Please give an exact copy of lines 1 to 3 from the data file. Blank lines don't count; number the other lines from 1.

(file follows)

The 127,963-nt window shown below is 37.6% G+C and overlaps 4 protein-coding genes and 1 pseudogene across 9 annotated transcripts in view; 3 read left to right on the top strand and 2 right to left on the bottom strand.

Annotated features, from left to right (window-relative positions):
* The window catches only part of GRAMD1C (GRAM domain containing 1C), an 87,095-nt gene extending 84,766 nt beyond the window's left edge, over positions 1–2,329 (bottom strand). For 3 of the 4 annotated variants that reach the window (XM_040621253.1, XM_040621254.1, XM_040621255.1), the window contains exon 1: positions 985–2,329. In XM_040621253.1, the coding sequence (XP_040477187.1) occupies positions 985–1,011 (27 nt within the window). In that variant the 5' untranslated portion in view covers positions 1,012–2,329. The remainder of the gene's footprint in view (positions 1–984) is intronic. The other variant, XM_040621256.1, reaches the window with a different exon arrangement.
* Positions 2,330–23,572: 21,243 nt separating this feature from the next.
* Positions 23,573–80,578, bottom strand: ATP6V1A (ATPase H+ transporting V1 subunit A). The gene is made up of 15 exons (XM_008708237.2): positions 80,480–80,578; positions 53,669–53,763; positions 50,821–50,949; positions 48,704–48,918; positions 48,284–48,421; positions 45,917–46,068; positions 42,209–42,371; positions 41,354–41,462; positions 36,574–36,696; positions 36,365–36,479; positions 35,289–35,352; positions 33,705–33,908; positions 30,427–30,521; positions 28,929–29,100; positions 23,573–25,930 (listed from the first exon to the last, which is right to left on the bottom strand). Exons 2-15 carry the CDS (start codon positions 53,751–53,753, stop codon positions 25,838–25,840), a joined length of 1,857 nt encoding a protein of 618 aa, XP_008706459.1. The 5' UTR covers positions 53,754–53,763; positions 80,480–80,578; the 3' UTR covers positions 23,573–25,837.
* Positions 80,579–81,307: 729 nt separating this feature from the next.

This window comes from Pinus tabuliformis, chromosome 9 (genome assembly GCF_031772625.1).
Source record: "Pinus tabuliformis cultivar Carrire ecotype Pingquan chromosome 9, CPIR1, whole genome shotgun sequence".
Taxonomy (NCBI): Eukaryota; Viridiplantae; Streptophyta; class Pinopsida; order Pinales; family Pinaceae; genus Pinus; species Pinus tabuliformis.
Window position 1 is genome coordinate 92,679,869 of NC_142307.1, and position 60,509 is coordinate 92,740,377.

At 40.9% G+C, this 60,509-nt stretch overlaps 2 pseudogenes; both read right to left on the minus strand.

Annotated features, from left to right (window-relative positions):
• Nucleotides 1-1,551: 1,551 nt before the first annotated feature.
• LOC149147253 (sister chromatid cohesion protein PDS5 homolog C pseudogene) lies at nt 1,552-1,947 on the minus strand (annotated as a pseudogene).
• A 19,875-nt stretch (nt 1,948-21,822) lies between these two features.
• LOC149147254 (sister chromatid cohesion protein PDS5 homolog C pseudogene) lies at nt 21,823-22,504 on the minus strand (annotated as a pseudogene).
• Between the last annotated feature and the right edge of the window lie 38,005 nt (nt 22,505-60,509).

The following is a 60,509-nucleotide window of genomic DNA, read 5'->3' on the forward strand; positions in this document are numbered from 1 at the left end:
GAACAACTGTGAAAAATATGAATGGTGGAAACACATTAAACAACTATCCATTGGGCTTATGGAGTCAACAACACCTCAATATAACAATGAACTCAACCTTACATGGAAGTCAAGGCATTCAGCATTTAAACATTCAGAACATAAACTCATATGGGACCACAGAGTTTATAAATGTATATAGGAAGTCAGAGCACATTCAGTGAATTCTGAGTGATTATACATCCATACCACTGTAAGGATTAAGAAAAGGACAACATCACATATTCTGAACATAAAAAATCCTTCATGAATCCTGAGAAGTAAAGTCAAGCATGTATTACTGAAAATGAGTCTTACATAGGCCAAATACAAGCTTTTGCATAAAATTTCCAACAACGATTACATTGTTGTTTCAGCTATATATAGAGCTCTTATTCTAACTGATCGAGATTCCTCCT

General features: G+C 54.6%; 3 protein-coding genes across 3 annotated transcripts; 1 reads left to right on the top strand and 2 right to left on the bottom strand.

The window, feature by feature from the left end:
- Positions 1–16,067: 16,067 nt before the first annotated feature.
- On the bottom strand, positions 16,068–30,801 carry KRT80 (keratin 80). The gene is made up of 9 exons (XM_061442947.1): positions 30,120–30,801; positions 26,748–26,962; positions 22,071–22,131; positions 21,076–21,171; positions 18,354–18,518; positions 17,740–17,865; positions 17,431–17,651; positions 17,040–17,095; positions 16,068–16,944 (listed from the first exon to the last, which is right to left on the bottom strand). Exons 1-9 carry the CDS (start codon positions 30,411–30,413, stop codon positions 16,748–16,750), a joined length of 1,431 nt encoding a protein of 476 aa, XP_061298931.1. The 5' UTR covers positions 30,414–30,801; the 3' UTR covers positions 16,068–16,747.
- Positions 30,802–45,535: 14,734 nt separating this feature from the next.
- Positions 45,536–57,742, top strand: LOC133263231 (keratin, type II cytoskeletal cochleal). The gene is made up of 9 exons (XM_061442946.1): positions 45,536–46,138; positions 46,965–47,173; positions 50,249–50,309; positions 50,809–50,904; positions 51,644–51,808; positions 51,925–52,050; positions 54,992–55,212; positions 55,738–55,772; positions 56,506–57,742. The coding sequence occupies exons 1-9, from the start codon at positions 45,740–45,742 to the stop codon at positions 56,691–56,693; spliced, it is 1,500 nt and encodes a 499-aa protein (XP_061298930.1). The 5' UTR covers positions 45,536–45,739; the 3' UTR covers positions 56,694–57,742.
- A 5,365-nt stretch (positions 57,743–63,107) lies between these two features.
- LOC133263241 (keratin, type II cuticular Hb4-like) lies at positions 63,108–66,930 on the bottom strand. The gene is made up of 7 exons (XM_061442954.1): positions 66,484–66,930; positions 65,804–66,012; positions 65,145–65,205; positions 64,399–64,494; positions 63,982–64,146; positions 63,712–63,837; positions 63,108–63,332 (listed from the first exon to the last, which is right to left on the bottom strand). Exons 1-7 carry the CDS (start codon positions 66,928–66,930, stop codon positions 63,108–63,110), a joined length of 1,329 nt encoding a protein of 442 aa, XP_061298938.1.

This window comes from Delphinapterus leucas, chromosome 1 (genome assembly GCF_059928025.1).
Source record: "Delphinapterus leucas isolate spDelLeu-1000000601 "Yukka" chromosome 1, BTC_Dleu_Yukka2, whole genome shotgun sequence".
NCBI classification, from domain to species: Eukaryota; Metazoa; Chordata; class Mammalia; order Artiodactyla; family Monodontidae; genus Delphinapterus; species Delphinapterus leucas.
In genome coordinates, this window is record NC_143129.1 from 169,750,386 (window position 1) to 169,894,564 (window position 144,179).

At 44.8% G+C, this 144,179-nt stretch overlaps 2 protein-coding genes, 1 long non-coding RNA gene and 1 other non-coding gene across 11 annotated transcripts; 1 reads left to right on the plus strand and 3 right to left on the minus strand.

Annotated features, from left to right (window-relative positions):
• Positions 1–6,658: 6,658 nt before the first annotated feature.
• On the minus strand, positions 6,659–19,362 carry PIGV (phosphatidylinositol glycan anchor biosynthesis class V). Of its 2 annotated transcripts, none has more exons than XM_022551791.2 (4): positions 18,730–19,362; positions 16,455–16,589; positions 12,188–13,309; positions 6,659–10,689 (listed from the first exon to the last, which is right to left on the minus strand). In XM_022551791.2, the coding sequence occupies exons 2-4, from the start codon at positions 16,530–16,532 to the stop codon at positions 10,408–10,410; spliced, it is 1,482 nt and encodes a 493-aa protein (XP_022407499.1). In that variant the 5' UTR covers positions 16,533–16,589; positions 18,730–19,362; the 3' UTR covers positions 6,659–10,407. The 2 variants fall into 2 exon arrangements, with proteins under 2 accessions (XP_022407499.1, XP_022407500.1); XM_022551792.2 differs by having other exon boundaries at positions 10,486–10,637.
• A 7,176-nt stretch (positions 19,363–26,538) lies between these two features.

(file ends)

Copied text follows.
The 127,963-nt window shown below is 37.6% G+C and overlaps 4 protein-coding genes and 1 pseudogene across 9 annotated transcripts in view; 3 read left to right on the top strand and 2 right to left on the bottom strand.

Annotated features, from left to right (window-relative positions):
* The window catches only part of GRAMD1C (GRAM domain containing 1C), an 87,095-nt gene extending 84,766 nt beyond the window's left edge, over positions 1–2,329 (bottom strand). For 3 of the 4 annotated variants that reach the window (XM_040621253.1, XM_040621254.1, XM_040621255.1), the window contains exon 1: positions 985–2,329. In XM_040621253.1, the coding sequence (XP_040477187.1) occupies positions 985–1,011 (27 nt within the window). In that variant the 5' untranslated portion in view covers positions 1,012–2,329. The remainder of the gene's footprint in view (positions 1–984) is intronic. The other variant, XM_040621256.1, reaches the window with a different exon arrangement.